South African medical doctor, Tlaleng Mofokeng - who was recently appointed as the United Nations Special Rapporteur on the Right to Health - has called Israel’s refusal to provide the 4.5 million Palestinians under its control with COVID-19 vaccines “morally and legally unacceptable.”
Mofokeng made the comments last week together with Special Rapporteur, Michael Lynk, who covers the?situation of human rights in the Palestinian Territory occupied since 1967.
Israel has been lauded worldwide for vaccinating a higher percentage of its citizens than any other country. However, it has achieved this by leaving out the more than 4.5 million Palestinians in the Occupied Palestinian Territories (OPT) that Israel occupies and controls. The Palestinians remain unprotected and exposed to COVID-19, while Israeli citizens living near and among Palestinian villages and towns – including the Israeli settler population in the OPT - have been vaccinated.
The Israeli Public Security Ministry also instructed the Israeli Prison Service not to vaccinate Palestinian political prisoners being held in Israeli jails.
“Morally and legally, this differential access to necessary health care in the midst of the worst global health crisis in a century is unacceptable,” said Mofokeng and Lynk.
Citing the Oslo Accords, Israeli officials claim that it is not their responsibility to vaccinate Palestinians. Mofokeng and Lynk, however, reminded Israeli officials that under the Fourth Geneva Convention, it is Israel’s responsibility – as the occupying power - to maintain health services for the occupied population.
The Palestinians agree. “The international community must hold Israel to account and urge Israel as an occupying power to fulfil its obligations under international law and make vaccines available to the occupied population without discrimination. This includes Palestinians in the whole territory of the State of Palestine, which comprise the West Bank, including East Jerusalem, and the Gaza Strip, including Palestinians in occupation prisons and Palestinian refugees,” the Palestinian Liberation Organization’s Negotiation Affairs Department said in a statement last week.
But Israeli Health Minister, Yuli Edelstein, has publicly stated that Israel will only help the Palestinians after all Israel’s citizens have had the jab. “I don't think that there's anyone in this country, whatever his or her views might be, that can imagine that I would be taking a vaccine from the Israeli citizen, and give it to our neighbors [the Palestinians]. If, God willing, we will get to the situation where they will be nearly no demand in this country, we will be able to share,” Edelstein told Sky News.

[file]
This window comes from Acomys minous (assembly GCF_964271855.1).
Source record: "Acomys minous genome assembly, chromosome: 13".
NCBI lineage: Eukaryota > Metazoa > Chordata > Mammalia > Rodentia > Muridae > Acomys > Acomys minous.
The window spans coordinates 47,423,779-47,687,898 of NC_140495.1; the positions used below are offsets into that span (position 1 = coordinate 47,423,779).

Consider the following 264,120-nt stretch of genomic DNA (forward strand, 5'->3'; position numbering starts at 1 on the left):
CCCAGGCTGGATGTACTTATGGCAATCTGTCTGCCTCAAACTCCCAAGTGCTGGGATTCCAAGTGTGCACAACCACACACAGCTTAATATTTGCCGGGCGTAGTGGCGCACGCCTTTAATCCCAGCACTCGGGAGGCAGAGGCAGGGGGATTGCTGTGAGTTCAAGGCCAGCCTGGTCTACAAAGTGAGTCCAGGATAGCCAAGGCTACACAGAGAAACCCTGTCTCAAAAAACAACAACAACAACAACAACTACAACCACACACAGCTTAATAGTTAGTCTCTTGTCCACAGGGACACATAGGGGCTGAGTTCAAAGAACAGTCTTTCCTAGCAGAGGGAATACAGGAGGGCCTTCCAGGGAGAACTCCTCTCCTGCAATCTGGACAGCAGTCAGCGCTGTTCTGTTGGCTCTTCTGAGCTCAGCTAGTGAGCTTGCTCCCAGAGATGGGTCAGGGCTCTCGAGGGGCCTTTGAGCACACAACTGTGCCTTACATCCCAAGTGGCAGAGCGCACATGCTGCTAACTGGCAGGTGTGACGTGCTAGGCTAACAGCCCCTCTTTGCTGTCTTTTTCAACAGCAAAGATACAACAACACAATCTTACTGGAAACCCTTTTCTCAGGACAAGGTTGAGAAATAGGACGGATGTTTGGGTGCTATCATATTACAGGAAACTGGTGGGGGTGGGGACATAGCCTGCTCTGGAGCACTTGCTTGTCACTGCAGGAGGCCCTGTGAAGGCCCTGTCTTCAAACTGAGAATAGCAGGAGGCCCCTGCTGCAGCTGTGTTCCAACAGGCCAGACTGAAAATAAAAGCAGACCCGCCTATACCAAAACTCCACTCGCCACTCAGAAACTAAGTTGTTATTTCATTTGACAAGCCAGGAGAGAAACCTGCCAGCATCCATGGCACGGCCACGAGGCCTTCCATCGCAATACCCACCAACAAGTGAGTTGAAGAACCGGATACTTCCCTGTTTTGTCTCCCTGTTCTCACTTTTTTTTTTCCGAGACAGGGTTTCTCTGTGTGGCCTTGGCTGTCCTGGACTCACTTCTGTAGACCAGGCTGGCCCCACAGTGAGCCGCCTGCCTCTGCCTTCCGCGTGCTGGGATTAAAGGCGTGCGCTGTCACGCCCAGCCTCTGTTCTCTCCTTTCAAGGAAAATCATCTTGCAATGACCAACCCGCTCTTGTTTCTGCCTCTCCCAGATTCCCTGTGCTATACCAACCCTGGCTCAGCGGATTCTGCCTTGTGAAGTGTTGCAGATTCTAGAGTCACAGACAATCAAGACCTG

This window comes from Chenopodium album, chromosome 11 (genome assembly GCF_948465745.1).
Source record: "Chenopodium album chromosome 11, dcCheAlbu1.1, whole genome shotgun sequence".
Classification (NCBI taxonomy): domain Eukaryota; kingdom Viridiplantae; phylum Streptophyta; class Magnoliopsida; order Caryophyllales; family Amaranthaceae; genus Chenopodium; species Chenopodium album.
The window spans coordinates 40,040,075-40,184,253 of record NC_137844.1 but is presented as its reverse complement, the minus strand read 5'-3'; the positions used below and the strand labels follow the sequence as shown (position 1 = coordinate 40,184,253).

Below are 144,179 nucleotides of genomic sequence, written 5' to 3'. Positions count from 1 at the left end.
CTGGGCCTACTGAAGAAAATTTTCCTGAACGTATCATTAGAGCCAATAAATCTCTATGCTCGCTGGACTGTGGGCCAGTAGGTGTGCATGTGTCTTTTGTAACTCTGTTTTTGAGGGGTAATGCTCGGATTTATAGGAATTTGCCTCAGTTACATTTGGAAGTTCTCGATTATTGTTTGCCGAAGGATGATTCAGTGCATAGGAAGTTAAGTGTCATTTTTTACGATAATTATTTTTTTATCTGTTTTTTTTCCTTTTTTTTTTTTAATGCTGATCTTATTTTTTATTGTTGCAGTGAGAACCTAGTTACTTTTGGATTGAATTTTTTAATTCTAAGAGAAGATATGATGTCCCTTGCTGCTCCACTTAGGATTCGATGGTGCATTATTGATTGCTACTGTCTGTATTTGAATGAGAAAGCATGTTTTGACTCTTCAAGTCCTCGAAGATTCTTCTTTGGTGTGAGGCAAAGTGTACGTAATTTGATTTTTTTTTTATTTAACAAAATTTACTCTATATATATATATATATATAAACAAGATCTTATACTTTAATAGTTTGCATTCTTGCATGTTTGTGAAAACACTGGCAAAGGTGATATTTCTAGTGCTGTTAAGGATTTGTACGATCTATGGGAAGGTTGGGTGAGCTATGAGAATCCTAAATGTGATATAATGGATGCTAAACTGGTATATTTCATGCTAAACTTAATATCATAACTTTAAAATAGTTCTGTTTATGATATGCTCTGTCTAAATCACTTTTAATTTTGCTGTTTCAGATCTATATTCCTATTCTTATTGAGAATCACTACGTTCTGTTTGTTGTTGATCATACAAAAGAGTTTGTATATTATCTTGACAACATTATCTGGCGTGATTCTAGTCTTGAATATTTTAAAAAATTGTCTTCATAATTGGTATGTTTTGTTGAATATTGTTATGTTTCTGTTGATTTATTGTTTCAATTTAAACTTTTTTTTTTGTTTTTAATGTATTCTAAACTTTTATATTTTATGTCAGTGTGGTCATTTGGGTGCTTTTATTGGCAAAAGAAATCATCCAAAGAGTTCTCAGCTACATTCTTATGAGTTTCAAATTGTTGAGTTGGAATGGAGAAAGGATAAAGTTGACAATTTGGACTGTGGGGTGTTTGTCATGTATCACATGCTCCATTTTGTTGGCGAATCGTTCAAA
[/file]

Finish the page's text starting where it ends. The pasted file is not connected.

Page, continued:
“There could hardly be a better illustration of how Israeli lives are valued above Palestinian ones,” said Saleh Higazi, deputy regional director for the Middle East and North Africa at Amnesty International.
Mofokeng and Lynk’s statements come as calls have been growing within Israel for the Israeli government to make COVID-19 vaccines available to the occupied Palestinian population.
In early January, more than 200 rabbis from the Rabbis for Human Rights NGO signed a petition calling on the Israeli government to hasten the distribution of COVID-19 vaccines amongst the Palestinian population in the West Bank and Gaza.
In December, ten Israeli, Palestinian and international health and human rights groups called on Israel to provide necessary vaccines to Palestinian health care systems.
As of 9 January 2021, there were over 165,000 active cases in the OPT, including in East Jerusalem. So far, 1,735 Palestinians have succumbed to COVID-19.